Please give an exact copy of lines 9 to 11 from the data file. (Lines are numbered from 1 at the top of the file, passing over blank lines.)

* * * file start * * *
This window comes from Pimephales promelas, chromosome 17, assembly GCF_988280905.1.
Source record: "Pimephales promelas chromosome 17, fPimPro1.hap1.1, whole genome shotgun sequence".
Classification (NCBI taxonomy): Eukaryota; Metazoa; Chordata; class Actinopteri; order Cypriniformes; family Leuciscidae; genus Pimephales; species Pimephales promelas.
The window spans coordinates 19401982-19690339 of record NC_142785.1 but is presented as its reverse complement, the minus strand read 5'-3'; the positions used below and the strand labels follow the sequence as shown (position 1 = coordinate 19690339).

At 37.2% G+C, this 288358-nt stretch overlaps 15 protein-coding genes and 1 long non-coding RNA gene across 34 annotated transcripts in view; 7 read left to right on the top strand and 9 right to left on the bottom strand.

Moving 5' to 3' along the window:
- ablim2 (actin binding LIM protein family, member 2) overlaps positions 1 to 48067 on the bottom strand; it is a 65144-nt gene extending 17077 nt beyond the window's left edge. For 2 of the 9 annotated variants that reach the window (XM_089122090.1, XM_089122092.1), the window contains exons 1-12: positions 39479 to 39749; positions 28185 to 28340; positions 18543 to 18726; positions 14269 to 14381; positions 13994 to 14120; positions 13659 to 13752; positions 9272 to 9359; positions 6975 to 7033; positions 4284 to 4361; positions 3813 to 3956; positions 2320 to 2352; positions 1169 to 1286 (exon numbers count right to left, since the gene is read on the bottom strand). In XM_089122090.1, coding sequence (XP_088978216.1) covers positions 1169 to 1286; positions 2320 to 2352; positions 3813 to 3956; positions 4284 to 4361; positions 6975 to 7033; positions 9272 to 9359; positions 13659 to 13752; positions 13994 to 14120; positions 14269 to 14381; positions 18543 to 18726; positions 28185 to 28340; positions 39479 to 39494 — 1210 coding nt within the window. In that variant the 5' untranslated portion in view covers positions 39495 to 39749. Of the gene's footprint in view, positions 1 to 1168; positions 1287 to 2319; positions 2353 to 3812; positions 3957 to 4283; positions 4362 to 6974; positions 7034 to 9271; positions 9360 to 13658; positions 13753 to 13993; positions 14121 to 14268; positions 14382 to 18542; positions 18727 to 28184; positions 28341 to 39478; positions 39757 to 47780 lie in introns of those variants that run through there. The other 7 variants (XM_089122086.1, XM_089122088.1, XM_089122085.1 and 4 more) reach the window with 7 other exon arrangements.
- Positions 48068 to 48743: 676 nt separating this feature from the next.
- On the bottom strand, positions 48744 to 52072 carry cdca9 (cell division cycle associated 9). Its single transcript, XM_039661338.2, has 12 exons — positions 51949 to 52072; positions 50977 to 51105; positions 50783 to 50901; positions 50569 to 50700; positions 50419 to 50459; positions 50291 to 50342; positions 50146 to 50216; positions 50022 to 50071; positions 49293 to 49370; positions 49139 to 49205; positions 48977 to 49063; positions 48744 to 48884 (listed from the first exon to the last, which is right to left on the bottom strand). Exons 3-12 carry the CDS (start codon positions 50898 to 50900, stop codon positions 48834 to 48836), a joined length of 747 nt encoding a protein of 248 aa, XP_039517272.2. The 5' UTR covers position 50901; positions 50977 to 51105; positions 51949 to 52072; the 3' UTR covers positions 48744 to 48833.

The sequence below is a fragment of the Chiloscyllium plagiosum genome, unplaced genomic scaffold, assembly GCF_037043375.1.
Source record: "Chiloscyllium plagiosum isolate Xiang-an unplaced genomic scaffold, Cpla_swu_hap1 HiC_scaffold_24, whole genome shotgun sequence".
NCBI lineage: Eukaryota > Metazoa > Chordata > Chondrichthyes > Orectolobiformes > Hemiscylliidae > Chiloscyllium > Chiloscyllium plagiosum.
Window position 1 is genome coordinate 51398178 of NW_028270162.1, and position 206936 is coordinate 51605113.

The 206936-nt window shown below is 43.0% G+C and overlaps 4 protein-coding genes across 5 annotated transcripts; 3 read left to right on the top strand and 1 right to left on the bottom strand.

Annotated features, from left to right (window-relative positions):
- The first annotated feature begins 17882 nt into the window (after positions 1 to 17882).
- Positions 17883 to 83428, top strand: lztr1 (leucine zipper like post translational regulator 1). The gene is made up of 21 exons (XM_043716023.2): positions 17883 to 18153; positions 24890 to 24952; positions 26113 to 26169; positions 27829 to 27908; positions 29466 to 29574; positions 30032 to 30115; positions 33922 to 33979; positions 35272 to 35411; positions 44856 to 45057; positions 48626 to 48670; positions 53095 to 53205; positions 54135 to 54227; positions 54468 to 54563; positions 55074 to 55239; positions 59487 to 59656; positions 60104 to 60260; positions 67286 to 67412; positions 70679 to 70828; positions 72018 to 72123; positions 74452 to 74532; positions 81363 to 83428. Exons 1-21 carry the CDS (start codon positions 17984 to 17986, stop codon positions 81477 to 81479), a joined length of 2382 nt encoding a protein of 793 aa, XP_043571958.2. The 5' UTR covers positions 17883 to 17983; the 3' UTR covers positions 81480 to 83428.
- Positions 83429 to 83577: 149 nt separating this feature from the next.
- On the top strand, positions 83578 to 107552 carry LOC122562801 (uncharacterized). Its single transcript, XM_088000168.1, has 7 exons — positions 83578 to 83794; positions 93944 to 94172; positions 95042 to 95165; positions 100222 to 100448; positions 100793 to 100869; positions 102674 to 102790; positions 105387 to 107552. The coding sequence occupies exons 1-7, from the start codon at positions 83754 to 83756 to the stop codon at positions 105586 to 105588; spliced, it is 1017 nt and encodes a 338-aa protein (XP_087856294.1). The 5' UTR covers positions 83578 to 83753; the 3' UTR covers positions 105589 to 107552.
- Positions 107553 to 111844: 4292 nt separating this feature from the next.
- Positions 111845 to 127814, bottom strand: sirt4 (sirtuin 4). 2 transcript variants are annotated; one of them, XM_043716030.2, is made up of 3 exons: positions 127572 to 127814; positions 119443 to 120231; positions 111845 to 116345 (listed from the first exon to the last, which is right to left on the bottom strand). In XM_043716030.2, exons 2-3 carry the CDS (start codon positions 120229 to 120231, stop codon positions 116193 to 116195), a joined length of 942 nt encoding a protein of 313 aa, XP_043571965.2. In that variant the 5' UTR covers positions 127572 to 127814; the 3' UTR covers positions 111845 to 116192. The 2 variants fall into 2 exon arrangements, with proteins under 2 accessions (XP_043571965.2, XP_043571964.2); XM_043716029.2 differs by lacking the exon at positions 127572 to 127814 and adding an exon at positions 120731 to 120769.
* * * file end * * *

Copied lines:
- On the bottom strand, positions 48744 to 52072 carry cdca9 (cell division cycle associated 9). Its single transcript, XM_039661338.2, has 12 exons — positions 51949 to 52072; positions 50977 to 51105; positions 50783 to 50901; positions 50569 to 50700; positions 50419 to 50459; positions 50291 to 50342; positions 50146 to 50216; positions 50022 to 50071; positions 49293 to 49370; positions 49139 to 49205; positions 48977 to 49063; positions 48744 to 48884 (listed from the first exon to the last, which is right to left on the bottom strand). Exons 3-12 carry the CDS (start codon positions 50898 to 50900, stop codon positions 48834 to 48836), a joined length of 747 nt encoding a protein of 248 aa, XP_039517272.2. The 5' UTR covers position 50901; positions 50977 to 51105; positions 51949 to 52072; the 3' UTR covers positions 48744 to 48833.

The sequence below is a fragment of the Chiloscyllium plagiosum genome, unplaced genomic scaffold, assembly GCF_037043375.1.
Source record: "Chiloscyllium plagiosum isolate Xiang-an unplaced genomic scaffold, Cpla_swu_hap1 HiC_scaffold_24, whole genome shotgun sequence".